Jackson strictly enforced

By | 3rd December 2013

I would love to be a fly on the wall the next time Sir Rupert Jackson is asked for his reaction to the latest consideration of his reforms by the Court of Appeal in Andrew Mitchell MP v News Group Newspapers Limited [2013] EWCA Civ 1537.

Last week the Court of Appeal dismissed Mr Mitchell’s appeal against the earlier order of Master McLoud who refused to allow his solicitors to file out of time a costs budget in excess of £500,000 for his libel action against The Sun. As a result of the Court of Appeal decision, the  former Chief Whip has had his costs budget capped at the cost of filing the claim and any court fee. It has been reported that that figure is £2000.

It is possible to look at this in a number of ways.For instance, you may take the view that this is very hard on the claimant, whose solicitors are a small firm which had so much work on at the time as well as significant staff shortages that they were a little late in filing the costs budget required by the new rules and who argued that the late filing was trivial and caused the defendants no harm.

Or you may take the view that this will all come out in the wash if Mr Mitchell succeeds in his claim. Of course, he will be in real difficulty if he loses apart from the terms of any CFA he entered into with his solicitors, the terms of which are rightly confidential.

Again, you may take the view that this will result in a denial of access to justice for the claimant, particularly if he cannot afford to fund the case himself. It is possible that his solicitors will agree to continue acting under the CFA, but the principle established by the decision in the Court of Appeal might cause hardship to another claimant in other circumstances.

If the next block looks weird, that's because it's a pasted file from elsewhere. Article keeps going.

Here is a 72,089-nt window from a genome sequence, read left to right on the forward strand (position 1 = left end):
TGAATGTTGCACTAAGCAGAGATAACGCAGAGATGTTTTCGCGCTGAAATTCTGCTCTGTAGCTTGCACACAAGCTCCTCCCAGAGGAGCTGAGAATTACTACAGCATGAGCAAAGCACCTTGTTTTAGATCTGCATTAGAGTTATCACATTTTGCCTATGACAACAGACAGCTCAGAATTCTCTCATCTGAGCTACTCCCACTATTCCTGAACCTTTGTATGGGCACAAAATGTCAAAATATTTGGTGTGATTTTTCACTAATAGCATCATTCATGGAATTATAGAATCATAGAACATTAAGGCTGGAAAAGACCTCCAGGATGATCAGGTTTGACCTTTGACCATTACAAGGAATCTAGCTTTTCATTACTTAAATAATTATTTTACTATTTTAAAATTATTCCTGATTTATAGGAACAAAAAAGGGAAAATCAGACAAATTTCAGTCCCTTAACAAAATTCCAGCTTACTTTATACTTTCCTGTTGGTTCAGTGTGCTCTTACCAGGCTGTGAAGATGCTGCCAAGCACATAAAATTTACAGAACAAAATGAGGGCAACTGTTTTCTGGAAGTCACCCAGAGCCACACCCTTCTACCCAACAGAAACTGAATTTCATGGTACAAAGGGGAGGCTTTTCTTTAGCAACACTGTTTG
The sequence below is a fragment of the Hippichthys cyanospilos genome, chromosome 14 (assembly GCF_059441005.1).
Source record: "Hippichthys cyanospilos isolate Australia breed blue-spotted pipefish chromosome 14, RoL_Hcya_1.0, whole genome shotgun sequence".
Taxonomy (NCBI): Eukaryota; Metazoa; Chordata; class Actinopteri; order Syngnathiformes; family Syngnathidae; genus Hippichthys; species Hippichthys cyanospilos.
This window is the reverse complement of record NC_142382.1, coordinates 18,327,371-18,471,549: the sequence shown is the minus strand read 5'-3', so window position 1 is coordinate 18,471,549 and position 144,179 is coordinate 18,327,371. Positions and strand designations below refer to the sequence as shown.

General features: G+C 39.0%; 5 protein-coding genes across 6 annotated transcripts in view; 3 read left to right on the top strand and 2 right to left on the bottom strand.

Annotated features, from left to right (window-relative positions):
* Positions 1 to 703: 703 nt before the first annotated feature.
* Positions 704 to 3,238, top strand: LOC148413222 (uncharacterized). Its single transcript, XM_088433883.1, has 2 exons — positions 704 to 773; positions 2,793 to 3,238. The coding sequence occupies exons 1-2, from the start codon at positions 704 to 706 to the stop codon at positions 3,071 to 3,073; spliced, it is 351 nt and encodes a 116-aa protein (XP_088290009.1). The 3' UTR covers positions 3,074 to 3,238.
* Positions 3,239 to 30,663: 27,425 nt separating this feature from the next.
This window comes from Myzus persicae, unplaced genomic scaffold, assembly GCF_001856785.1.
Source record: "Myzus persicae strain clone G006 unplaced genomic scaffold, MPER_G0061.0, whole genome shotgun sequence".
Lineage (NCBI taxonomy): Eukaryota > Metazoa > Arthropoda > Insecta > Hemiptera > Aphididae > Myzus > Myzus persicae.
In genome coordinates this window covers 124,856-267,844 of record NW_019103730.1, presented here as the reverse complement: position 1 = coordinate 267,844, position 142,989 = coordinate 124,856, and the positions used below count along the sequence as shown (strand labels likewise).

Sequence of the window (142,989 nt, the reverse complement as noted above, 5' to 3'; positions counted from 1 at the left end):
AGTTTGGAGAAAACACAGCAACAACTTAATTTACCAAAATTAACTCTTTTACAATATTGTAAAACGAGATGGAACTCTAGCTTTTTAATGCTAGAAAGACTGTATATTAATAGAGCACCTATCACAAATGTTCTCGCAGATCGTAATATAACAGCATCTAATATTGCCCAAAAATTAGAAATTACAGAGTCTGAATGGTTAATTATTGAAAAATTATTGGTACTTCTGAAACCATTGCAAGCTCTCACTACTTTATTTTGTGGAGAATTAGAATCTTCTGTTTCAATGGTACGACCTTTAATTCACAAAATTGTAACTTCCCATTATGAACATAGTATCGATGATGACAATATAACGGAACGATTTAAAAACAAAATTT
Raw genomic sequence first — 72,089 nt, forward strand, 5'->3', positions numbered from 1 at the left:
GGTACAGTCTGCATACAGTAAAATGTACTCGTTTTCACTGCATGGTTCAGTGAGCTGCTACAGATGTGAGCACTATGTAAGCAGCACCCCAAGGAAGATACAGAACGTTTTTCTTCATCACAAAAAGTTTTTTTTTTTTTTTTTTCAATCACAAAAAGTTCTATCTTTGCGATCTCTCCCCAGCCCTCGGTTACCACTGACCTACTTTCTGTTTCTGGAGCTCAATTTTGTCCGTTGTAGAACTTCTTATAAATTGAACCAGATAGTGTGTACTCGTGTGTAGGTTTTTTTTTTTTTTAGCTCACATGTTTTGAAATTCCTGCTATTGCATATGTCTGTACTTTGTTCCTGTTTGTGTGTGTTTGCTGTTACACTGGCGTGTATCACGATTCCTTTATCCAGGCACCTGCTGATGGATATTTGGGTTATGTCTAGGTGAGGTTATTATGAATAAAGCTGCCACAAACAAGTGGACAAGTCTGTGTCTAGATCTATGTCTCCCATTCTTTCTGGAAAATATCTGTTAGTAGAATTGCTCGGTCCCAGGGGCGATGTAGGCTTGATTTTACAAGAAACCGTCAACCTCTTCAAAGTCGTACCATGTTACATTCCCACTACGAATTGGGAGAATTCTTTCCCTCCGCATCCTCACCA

Alternatively, you may take the view that this is exactly what the Jackson reforms are all about. My suspicion is that Sir Rupert will afford himself a small smile of satisfaction to see the courts apply his reforms with such zeal at this relatively early stage of their life.

Whatever your view, the Court of Appeal has sent out a very strong message that the parties to any dispute have a duty and an obligation to follow and abide by the rules of court, or face the consequences. Those of you who remember the Woolf reforms of the late 1990s will immediately recognise the significance of this because, whereas the Woolf reforms were poorly implemented and often ignored, the courts are clearly not going to allow the same fate to befall Sir Rupert’s efforts to reduce the costs of civil litigation.

This may well not be the last case on the new rules as clarification usually follows a change of regime. The clear message from the Court of Appeal is, however, that the rules are there to be obeyed. You cannot pick and choose. Anyone who thought that these rules would enjoy a more gentle introduction is much mistaken and, conceivably, will find themselves facing a negligence action.

Millnet can help here. For some time before the new rules came in, we were advising clients about how best to budget for a range of options in relation to how the documentation (paper and electronic) should be handled.

That experience is available to all our clients and anyone else who decides the time is right to contact us for a discussion.